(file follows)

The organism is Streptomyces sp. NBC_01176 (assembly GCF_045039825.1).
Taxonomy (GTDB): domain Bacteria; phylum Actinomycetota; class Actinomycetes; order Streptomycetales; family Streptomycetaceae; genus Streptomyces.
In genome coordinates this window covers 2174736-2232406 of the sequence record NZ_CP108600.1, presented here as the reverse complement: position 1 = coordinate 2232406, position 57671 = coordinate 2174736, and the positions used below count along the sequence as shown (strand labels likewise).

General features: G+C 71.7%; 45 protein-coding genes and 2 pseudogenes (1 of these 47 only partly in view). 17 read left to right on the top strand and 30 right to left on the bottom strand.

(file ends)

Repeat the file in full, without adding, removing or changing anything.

The organism is Streptomyces sp. NBC_01176 (assembly GCF_045039825.1).
Taxonomy (GTDB): domain Bacteria; phylum Actinomycetota; class Actinomycetes; order Streptomycetales; family Streptomycetaceae; genus Streptomyces.
In genome coordinates this window covers 2174736-2232406 of the sequence record NZ_CP108600.1, presented here as the reverse complement: position 1 = coordinate 2232406, position 57671 = coordinate 2174736, and the positions used below count along the sequence as shown (strand labels likewise).

General features: G+C 71.7%; 45 protein-coding genes and 2 pseudogenes (1 of these 47 only partly in view). 17 read left to right on the top strand and 30 right to left on the bottom strand.